You may have visited one of these landmarks - if you're lucky, you've seen them all. They make a city instantly recognisable even when they're on their own.
But they weren't always around and for the cities they now call home, things looked very different before their arrival.
Take a journey around five of the world's most recognisable landmarks and see them as you've never seen them before, maybe learning a fact or two about them on the way.
First up, let's head to France.
To get the basics out of the way: The tower opened in 1889 and stands 324m, that's just four metres shorter than Auckland's Sky Tower.
The tower was built as part of Paris' World Fair and was only meant to stay there for 20 years, but authorities changed their mind and it remains there more than 130 years later.
For a period in the 1920s the tower was used as a billboard, advertising car company Citroen. There were 250,000 light bulbs and 600km of electric cable used to create the giant Citroen sign, with each letter measuring 30m high.
Statue of Liberty
The statue is 93m tall and is in fact officially titled The Statue of Liberty Enlightening the World.
Overlooking New York City, Lady Liberty is a powerful symbol. Also very powerful are the more than 600 lightning bolts that strike her every year.
The statue was given to the US by France in 1886. Its head had been on display at Paris' World Fair before it was taken to New York.
As well as a torch, Liberty is holding a tablet. Not one made by Samsung or Apple, but one made of stone with the date of America's Declaration of Independence, July 4, 1776 inscribed on the top.
Sydney Opera House
The iconic building's architect, Jørn Utzon, never got to see the completed project with his own eyes. Part way into the building process there was a change in state government and the new premier decided to slash the building's budget, so Utzon resigned and left Australia, never to return.
When the building was opened by the Queen in 1973, there was not a single mention of Utzon's years of work on it.
Empire State Building
The Empire State Building opened in May, 1931 - just three months after the historic earthquake that destroyed Napier here in New Zealand.
The tower is 443m high and has 102 storeys. And, after 89 years, it has plenty of stories too.
The very top of the Empire State Building was designed to be a mooring mast for airships, which at the time were thought to be a major player in the future of transport.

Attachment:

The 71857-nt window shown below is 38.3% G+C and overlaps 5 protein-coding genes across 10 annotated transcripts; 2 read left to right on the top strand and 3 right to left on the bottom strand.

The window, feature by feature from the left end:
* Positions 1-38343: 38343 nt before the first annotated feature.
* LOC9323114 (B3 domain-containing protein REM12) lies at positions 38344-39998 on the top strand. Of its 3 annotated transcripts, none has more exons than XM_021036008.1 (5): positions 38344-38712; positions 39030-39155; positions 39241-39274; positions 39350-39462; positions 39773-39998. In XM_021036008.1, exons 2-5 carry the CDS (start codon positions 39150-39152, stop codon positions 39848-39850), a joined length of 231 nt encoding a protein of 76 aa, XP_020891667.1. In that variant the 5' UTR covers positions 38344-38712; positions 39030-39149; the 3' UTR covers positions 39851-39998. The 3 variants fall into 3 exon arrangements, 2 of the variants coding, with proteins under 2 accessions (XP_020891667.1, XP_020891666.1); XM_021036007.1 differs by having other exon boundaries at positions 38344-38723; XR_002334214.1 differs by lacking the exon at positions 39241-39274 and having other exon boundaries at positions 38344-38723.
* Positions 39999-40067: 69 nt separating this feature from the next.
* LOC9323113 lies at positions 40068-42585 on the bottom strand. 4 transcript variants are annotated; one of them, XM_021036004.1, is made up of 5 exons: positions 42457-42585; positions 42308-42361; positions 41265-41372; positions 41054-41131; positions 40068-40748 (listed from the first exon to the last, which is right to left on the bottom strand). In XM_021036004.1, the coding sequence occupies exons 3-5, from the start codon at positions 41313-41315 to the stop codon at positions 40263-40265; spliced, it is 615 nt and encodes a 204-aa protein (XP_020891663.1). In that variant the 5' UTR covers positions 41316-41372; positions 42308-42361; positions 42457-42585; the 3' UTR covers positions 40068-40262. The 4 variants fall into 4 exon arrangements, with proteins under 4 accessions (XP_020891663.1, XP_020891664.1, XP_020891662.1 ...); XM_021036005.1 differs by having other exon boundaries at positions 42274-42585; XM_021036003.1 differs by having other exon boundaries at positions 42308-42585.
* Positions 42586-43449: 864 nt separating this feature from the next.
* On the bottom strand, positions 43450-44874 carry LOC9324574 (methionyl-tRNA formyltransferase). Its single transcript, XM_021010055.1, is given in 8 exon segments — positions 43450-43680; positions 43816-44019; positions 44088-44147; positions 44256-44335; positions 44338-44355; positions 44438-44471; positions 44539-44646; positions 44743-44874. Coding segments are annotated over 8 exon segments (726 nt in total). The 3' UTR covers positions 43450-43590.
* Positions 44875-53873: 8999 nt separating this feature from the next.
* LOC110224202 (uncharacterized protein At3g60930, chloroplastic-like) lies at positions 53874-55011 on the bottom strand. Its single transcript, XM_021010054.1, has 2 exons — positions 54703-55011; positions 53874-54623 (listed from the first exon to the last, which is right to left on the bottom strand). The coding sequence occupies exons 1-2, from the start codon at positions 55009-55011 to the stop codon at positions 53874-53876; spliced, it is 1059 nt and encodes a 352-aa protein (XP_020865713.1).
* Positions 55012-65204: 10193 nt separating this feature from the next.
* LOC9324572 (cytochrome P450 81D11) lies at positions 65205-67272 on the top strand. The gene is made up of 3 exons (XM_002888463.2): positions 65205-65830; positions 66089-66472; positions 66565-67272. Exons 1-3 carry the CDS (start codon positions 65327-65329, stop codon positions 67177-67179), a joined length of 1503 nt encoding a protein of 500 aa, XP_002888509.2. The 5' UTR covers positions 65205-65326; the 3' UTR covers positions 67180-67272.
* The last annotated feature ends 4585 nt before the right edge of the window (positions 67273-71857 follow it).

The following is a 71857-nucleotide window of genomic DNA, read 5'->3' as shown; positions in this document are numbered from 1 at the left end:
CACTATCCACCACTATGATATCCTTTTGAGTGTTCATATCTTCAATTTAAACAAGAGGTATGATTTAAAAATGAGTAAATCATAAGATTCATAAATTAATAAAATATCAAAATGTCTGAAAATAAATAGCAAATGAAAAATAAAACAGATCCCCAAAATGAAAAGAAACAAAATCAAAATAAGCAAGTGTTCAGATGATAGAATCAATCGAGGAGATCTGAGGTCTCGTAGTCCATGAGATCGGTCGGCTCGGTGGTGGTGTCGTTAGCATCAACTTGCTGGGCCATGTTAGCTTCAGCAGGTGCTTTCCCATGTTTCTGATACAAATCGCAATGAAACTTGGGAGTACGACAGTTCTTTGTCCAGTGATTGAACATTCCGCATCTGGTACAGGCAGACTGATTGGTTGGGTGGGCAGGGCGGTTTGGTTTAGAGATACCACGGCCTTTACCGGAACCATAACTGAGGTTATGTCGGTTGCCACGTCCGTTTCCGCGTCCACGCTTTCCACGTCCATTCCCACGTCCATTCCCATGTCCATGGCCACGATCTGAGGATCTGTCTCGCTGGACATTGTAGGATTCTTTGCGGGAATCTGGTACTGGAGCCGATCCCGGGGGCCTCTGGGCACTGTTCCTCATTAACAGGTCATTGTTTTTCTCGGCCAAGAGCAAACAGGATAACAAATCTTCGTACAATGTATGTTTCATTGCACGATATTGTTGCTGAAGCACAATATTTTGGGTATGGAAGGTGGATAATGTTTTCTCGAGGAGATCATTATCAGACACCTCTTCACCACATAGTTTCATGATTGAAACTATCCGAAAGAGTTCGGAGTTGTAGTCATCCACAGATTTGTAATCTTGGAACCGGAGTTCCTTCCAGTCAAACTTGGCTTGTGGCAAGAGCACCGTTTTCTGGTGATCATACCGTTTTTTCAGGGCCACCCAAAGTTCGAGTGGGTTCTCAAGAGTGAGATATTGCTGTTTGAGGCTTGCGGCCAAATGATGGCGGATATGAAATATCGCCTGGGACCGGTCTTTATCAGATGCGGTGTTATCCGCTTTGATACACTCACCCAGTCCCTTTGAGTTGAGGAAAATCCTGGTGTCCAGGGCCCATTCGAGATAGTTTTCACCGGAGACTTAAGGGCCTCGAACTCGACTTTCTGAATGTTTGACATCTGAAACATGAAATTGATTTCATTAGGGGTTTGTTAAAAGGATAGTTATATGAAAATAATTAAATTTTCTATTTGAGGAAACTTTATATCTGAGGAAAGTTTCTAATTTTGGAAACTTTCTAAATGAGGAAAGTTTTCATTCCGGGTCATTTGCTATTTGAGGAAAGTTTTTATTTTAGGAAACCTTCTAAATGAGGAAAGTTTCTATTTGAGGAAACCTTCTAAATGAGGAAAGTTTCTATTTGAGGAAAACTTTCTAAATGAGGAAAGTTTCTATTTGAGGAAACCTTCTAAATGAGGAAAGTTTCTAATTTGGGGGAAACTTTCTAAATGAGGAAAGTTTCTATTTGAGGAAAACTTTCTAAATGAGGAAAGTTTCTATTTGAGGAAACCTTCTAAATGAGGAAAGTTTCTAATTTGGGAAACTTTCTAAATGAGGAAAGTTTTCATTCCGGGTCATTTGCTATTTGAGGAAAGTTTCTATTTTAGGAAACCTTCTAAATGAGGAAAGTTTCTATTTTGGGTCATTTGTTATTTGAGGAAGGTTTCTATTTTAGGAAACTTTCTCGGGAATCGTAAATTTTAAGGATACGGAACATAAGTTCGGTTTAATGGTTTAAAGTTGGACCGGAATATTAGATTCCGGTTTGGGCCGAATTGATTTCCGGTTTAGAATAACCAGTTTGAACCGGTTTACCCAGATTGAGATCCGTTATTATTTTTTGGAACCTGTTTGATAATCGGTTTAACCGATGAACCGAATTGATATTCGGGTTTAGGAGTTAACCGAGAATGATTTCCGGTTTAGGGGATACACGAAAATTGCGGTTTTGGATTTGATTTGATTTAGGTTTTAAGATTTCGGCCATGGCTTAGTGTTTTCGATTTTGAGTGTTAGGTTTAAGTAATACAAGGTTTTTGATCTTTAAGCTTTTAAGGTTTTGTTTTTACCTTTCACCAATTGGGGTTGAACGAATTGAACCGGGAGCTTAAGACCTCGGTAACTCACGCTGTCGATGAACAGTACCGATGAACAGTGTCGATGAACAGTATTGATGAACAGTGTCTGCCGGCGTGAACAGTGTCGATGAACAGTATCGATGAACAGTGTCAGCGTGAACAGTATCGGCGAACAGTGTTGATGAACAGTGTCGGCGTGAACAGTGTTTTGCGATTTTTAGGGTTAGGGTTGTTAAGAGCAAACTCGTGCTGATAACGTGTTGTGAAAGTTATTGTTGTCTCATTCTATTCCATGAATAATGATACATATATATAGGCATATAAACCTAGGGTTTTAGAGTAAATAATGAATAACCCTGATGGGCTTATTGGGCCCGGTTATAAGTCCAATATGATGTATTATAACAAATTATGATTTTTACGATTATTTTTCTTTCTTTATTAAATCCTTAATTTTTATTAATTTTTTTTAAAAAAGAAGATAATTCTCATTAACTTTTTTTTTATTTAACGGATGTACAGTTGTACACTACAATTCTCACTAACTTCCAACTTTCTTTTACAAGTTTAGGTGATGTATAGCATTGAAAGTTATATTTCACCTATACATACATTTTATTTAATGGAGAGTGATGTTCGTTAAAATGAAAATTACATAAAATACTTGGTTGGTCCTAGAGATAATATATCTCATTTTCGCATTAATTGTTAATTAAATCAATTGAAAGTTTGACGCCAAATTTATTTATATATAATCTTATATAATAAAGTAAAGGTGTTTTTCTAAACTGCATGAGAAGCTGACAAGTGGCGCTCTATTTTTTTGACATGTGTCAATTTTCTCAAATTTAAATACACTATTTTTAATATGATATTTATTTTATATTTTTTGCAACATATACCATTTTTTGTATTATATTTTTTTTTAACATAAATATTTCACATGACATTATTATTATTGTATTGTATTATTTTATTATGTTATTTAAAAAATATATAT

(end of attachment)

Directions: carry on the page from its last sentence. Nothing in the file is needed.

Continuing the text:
In 1945, the building was hit by a B-25 bomber travelling at 320kph. Low fog had confused the pilots who were travelling to La Guardia Airport. Both crew were killed, as were 11 people inside the building.
The fire was put out within 40 minutes and most of the building reopened just two days later.
The tower was built in record time, taking only one year and 45 days to build. That's a rate of more than four floors a week.
The Empire State Building's design isn't entirely original. The architect behind it used the design of a building he had recently finished in North Carolina called the Reynolds Building, as a framework for how this tower would look. The strikingly similar looking Reynolds now gets a Father's Day card from the Empire State Building every Father's Day.
The home city of the Burj Khalifa, Dubai, didn't even exist when the Empire State Building was constructed. The building towers above the city at 829m high, a good two and a half times the height of Auckland's Sky Tower.
It will remain the world's tallest building for now, but the planned Jeddah Tower in Saudi Arabia will eventually take that title when it's completed. It's final height is open-ended with no exact figure given, but it's said to ultimately stand more than one kilometre high.
During the Burj Khalifa's construction, 12,000 people worked on the site every day.
The building has the third-fastest elevator in the world. It travels at 10 metres per second, taking one minute to get from the ground floor right to the top.
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